In the Press
Monday, August 13, 2018Trump’s Sabotage of Obamacare is Illegal—A Commentary by Nicholas Bagley and Abbe R. Gluck ’00 NYTimes.com
Sunday, August 12, 2018NYSE is putting its own interest ahead of investors’ Financial Times
Friday, August 10, 2018Our Own Idiosyncratic Version of the Same Ethno-Nationalist Dynamic: Talking to Amy Chua Los Angeles Review of Books/ Dialogue Diary
Wednesday, August 8, 2018Stop worrying about Kavanaugh, liberals. Start winning the political argument.—A Commentary by Samuel Moyn The Washington Post
Wednesday, January 20, 2016
Professor Rodríguez’s YLJ Article Analyzes Immigration Executive Action
On January 19, 2016, the United States Supreme Court agreed to hear a legal challenge to President Obama’s overhaul of the nation’s immigration rules. The decision to grant cert in the case comes 14 months after the President announced his intention to dramatically reshape immigration law through administrative channels. Since then, federal courts have blocked implementation of the programs after legal challenges were brought by Texas and 25 other states. With the fate of the case now in the hands of the High Court, the issue has the potential to be the most significant ruling of the term.
The legal issues surrounding President Obama’s executive actions were explored in-depth recently in a Yale Law Journal article written by Professors Cristina M. Rodríguez of Yale Law School and Adam B. Cox of NYU School of Law. The article is titled “The President and Immigration Law Redux.”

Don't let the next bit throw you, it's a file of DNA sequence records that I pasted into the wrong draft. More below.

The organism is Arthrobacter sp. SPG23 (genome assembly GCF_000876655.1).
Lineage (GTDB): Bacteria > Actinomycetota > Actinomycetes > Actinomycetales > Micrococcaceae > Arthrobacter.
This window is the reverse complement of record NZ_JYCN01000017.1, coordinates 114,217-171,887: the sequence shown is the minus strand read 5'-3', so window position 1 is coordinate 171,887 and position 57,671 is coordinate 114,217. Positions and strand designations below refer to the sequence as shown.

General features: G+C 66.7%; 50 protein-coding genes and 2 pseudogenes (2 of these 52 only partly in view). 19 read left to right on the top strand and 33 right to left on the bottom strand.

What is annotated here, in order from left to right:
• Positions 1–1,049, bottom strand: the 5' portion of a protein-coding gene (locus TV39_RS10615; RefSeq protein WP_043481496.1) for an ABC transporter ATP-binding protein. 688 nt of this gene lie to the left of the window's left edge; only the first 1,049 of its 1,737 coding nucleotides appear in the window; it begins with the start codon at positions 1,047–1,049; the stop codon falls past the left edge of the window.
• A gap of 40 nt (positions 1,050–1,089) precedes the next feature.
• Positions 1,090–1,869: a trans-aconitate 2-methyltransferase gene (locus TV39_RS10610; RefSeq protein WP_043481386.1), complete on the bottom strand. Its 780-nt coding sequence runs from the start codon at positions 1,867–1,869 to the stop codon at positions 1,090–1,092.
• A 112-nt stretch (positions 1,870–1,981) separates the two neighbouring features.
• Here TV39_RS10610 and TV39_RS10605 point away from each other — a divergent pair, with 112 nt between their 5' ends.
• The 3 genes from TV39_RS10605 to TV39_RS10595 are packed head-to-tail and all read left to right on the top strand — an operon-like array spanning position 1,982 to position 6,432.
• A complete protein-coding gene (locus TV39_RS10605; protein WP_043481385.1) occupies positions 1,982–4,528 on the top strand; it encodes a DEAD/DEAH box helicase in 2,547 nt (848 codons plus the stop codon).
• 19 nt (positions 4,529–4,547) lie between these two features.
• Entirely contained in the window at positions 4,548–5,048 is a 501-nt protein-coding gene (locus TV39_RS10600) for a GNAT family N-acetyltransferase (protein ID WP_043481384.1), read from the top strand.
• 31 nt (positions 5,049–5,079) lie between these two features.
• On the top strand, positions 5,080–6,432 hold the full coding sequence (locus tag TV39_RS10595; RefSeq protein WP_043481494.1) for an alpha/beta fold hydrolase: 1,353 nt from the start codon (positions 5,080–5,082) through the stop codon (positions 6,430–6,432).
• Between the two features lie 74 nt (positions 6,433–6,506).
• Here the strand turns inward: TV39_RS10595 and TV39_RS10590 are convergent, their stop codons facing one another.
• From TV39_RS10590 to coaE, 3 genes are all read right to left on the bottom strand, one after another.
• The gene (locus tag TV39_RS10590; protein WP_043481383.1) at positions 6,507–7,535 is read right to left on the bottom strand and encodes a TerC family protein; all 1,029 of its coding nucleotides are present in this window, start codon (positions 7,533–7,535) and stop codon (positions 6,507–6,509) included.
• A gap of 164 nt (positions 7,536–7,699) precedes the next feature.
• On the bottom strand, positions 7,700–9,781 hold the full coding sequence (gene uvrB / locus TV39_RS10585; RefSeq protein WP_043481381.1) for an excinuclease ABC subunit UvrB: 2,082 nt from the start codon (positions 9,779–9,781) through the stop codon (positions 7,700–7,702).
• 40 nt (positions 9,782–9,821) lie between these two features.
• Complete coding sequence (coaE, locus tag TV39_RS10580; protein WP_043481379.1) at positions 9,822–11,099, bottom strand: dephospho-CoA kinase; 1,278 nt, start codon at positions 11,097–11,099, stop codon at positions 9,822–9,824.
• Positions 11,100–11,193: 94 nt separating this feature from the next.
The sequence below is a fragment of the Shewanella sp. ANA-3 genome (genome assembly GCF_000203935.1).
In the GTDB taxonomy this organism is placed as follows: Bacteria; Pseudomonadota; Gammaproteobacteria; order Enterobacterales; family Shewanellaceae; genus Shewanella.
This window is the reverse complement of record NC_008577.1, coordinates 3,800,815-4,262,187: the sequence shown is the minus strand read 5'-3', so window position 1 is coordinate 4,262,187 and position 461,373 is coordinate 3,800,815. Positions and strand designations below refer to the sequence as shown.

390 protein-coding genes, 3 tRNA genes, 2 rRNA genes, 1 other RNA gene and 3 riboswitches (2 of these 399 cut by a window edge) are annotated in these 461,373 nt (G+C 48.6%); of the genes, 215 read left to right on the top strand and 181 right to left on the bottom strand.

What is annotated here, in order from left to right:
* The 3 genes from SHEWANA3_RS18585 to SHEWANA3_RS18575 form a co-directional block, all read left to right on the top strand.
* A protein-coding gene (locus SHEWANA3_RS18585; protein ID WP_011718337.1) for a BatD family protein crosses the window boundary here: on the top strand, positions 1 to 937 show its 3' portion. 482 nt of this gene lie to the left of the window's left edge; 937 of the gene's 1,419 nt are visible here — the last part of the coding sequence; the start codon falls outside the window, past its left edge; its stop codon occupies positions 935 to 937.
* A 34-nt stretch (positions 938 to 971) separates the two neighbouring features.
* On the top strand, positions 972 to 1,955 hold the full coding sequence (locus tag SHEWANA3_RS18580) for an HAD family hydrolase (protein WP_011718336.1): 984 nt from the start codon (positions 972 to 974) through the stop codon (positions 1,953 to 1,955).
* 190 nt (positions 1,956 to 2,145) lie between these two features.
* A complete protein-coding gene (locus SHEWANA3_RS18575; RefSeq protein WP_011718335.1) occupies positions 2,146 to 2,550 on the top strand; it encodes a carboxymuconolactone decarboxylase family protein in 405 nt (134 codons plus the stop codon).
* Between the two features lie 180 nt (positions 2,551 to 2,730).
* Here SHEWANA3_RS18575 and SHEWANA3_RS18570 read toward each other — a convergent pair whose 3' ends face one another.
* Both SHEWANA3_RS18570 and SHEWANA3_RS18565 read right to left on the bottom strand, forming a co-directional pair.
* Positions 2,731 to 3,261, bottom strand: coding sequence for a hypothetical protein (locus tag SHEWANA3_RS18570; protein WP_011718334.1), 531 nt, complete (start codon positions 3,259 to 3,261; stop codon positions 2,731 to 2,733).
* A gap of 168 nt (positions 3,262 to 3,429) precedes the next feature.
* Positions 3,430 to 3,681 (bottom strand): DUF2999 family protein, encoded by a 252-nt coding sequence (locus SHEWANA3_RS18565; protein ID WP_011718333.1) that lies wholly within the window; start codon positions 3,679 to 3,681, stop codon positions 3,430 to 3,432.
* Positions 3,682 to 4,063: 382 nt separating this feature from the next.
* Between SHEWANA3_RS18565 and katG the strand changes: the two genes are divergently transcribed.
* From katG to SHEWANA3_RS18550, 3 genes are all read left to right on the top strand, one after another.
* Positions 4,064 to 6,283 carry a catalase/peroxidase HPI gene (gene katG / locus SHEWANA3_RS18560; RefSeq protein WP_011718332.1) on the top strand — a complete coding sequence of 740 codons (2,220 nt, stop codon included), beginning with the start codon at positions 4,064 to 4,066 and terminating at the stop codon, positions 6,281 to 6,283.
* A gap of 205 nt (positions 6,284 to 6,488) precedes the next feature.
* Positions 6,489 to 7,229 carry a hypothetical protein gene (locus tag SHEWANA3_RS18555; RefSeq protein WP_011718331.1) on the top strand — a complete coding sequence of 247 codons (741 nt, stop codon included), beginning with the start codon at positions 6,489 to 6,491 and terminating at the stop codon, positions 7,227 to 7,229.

“These events have drawn renewed attention to the President’s power to shape immigration law,” write Rodríguez and Cox. “They also have reignited a longstanding controversy about whether constitutional limits exist on a central source of executive authority: the power to enforce the law.”
The article makes two central claims, the first of which argues that it is “futile” for challengers of the President’s actions to attempt to constrain the enforcement power by tying it to Congressional enforcement priorities.
“Congress has no discernible priorities when it comes to a very wide swath of enforcement activity—a reality especially true for immigration law today,” write the authors. “The immigration code has evolved over time into a highly reticulated statute through the work of numerous Congresses and political coalitions. The modern structure of immigration law also effectively delegates vast screening authority to the President.”
The article’s second claim argues that the focus should not be on who benefits from enforcement discretion but on how the Executive institutionalizes its discretion.
“The Obama relief initiatives are innovative: they bind the exercise of prosecutorial discretion to a more rule-like decision-making process, constrain the judgments of line-level officials by subjecting them to centralized supervision, and render the exercise of enforcement discretion far more transparent to the public than is customary,” write the authors.
“These efforts to better organize the enforcement bureaucracy ultimately advance core rule-of-law values without undermining deterrence or legal compliance, as some critics have worried.”
Cristina M. Rodríguez is the Leighton Homer Surbeck Professor of Law at Yale Law School. Her research interests include constitutional law and theory; immigration law and policy; administrative law and process; language rights and policy; and citizenship theory. In recent years, her work has focused on constitutional structures and institutional design. She has used immigration law and related areas as vehicles through which to explore how the allocation of power (through federalism and the separation of powers) shapes the management and resolution of legal and political conflict.
Adam B. Cox is the Robert A. Kindler Professor of Law at NYU School of Law. He teaches and writes about immigration law, constitutional law, and democracy.